Since it’s relevant to the topic and the particular case—one of the ways I use backpack is to manage my trips to the library. In addition to posting materials I want to pick up & keeping links to my circulation record, I have all my e-mails from the library forwarded to my backpack page. So I’m excited to hear that BP is likely to get some upgrades that will show when content has been added/changed & hope that extends to incoming e-mails.
But there’s another part to my story…..unfortunately the e-mails from the library have the subject line “Library Circulation Notice,” whether they refer to an overdue book or to something which has arrived for me to pick up. The way BP works now, I need to click on each e-mail to see its content. What I’d prefer is an inline preview of the first 5 or so lines, like in Highrise.
So….when you go about adding inline previews to BP, you can think of my story :)
Matt Allenon 18 Dec 07
The new Rspec Stories are a great way to to turn actual text stories into actual BDD tests.
Bob from down the hallon 19 Dec 07
But what you just gave for an example isn’t a story at all! It isn’t even a specification! It is vague and useless. What does “should be easier” mean? What does “is to hard right now” mean? How does those these sentences help any more than somebody telling you “dude, your todo list notifications suck, please fix them”? How will you know if you’ve actually fixed the problem when you haven’t even defined the problem?
A good story should answer the “why”. Why does Bob want to know when a task has changed? What goal was he trying to accomplish? Why are you sharing a to-do list with him? What do you hope to accomplish by doing that? Does he want your to-do list?
The problem is you aren’t thinking holistically about the problem. Your story is about as low level as a database schema diagram. If you actually used your story, you’ll run the risk of programming to the tree instead of to the forest. Maybe you dont actually need the feature? Maybe there is a completely different way of handing changed tasks? Reading that story, you’d never consider other options.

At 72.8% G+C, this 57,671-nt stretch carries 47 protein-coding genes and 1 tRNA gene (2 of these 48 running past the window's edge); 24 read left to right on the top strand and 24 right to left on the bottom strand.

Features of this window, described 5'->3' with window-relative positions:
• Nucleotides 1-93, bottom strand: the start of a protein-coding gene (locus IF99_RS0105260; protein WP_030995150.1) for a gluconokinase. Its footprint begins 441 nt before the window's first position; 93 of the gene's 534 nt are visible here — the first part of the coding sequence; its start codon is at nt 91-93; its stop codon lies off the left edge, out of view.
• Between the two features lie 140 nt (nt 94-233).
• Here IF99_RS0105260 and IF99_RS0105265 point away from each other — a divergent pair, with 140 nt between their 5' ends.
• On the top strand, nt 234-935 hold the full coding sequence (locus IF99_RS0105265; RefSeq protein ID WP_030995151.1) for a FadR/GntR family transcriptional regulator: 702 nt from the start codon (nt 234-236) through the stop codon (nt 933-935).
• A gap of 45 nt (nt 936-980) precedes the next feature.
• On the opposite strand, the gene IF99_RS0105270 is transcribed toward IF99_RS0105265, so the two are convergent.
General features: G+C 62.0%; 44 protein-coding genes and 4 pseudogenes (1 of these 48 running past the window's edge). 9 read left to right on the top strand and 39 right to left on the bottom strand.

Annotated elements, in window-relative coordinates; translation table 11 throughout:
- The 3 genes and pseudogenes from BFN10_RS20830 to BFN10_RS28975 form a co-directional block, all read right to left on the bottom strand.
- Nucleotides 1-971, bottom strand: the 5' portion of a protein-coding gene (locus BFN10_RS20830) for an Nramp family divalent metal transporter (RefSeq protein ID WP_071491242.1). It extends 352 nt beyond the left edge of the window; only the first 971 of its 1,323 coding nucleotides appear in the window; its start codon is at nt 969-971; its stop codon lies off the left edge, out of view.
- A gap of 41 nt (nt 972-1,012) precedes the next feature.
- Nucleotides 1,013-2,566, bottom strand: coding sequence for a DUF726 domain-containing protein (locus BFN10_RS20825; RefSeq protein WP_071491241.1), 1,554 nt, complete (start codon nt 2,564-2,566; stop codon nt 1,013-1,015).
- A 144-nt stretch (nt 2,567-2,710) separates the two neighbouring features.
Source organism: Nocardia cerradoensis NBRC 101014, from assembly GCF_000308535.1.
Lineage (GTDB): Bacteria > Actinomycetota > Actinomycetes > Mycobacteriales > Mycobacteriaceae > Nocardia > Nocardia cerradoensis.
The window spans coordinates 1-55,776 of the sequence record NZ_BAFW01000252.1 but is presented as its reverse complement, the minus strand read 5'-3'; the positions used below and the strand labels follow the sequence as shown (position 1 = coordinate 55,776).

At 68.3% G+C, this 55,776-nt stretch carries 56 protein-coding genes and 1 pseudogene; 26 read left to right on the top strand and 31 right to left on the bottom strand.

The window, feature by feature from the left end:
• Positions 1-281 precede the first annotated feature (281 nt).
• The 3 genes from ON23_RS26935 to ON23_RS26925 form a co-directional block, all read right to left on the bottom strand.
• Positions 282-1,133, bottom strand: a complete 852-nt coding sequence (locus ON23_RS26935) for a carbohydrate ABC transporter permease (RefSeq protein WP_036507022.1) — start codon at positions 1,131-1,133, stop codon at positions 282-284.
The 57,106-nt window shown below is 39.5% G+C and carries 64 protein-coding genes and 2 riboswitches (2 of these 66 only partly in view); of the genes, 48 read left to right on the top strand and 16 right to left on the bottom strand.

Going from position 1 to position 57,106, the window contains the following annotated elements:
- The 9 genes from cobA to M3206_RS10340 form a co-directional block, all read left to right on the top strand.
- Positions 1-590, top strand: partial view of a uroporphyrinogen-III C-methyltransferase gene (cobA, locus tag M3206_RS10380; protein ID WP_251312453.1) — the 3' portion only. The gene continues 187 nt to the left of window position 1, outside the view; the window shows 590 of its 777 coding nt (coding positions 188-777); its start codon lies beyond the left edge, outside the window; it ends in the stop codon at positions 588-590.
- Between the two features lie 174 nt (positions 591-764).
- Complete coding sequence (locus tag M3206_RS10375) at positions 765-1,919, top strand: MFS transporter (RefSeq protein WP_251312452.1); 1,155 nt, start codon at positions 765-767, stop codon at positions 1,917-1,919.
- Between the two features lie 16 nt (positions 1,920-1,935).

It is all about the goals. What is the goal, and what is keeping the user from accomplishing the goal. If you write your story framed as “How we handle todo lists suck because they interfere with bob’s goal of $bob’s_goal. We should do $XYZ instead because it makes bob’s goal easier”. Maybe todo list changes aren’t even part of bobs goal? How would you know without talking to bob (in the form of a persona based on interviewing a couple bob’s)?
Brianon 20 Dec 07
I couldn’t agree more. Stories are a crucial part of our development at LOUD! Creative. It’s a must.
Jared Whiteon 20 Dec 07
I’m working at a company that uses stories (along with the Scrum process), and it works out great. The major problem we’ve had is that the product managers may write a story, but if various people in different teams are talking about changes or clarifications after the fact, that MUST get back into the original story documentation/mockups or the end result will be confusion and chaos. We’ve been trying to get more diligent about updating the official repository for docs and mockups, as well as setting due dates on individual deliverables, and it’s been much better.
So yes, stories are awesome, and work so much better than the gazillion page swamp known as a requirements document that I’ve had to deal with in other companies.
Seth Surchinon 21 Dec 07
(While you are on the topic of Backpack development and user stories) I can come up with a request that requires no story to validate—make individual to do items “drag-able” between Backpack pages!
(Going by the customer fora) This has got to be of greater value than indicating a change on a shared page, the example 37S cited in its post.
Forgive me for posting a feature request here but this one has been in the feature requests list on the Backpack customer forum for some time without any follow-up from the 37S team…
This discussion is closed.